Paris Court

Paris: On Thursday rights groups praised the conviction in Paris of ex-Liberian rebel commander Kunti Kamara, who was sentenced to life in prison for abominations committed during the West African country’s first civil war.

Kamara was found guilty on Wednesday of executing torture and barbaric acts in 1993 when he was essential to a rebel group known as the United Liberation Movement of Liberia for Democracy (ULIMO) active during the conflict.

One of his legal advisors, Maryline Secci, told the media in an email on Thursday that she would appeal the sentence. Kamara has kept up his innocence. The Paris Criminal Court that conveyed its judgment additionally accused him of complicity in crimes against humanity carried out in 1994, the Paris anti-terrorism prosecution office said.

Liberia got through conflicts that killed around 250,000 individuals between 1989 and 2003, when ex-president Charles Taylor, who held onto power in an overthrow that ignited the rebellion, stepped down. Thousands of people were ravaged and raped in fighting that involved drugged fighters and child soldiers recruited by warlords.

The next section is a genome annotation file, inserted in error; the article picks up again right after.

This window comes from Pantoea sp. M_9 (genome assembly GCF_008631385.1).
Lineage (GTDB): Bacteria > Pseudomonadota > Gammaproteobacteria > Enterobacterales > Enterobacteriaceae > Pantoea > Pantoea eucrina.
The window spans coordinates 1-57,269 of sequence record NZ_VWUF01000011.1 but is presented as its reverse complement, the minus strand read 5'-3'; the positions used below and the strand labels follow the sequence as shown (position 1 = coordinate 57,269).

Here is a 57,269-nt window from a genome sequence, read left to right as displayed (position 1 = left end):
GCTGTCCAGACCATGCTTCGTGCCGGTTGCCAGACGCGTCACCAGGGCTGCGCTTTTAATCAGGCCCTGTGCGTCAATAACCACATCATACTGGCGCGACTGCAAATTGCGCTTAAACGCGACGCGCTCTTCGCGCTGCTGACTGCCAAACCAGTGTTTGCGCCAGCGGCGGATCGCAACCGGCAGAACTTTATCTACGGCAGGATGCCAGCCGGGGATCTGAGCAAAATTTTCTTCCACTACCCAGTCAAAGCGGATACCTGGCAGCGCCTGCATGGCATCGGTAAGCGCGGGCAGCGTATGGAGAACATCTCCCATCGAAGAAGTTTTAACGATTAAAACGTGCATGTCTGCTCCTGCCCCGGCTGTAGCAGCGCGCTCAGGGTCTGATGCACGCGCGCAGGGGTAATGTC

A commission was set up in 2006 to probe crimes committed during the conflict, but critics say its findings have been largely not executed. Rights groups say convictions have been rare and all prosecutions for major crimes have taken place outside Liberia.

Kamara was arrested in 2018 after an NGO brought his case to the consideration of French authorities. His trial was the first in France involving grave crimes carried out abroad that are not connected to the Rwandan genocide. It was possible because France recognizes universal jurisdiction over certain serious crimes, permitting prosecution regardless of where or by whom the act was committed.

In an explanation, associate international justice director at Human Rights Watch, Elise Keppler, said “The French court’s verdict is a ray of hope that justice is possible for the victims in Liberia.” During the four-week trial, witnesses portrayed killings, rapes, beatings, and torture by members of ULIMO, which fought against Taylor’s military.

Another ULIMO member, Alieu Josiah, was sentenced to 20 years in jail in Switzerland last year, while Taylor was sentenced for war crimes in 2012, but only for acts in neighboring Sierra Leone. His son, Chuckie, was sentenced for torture in Liberia by a U.S. court in 2009.

By Archana

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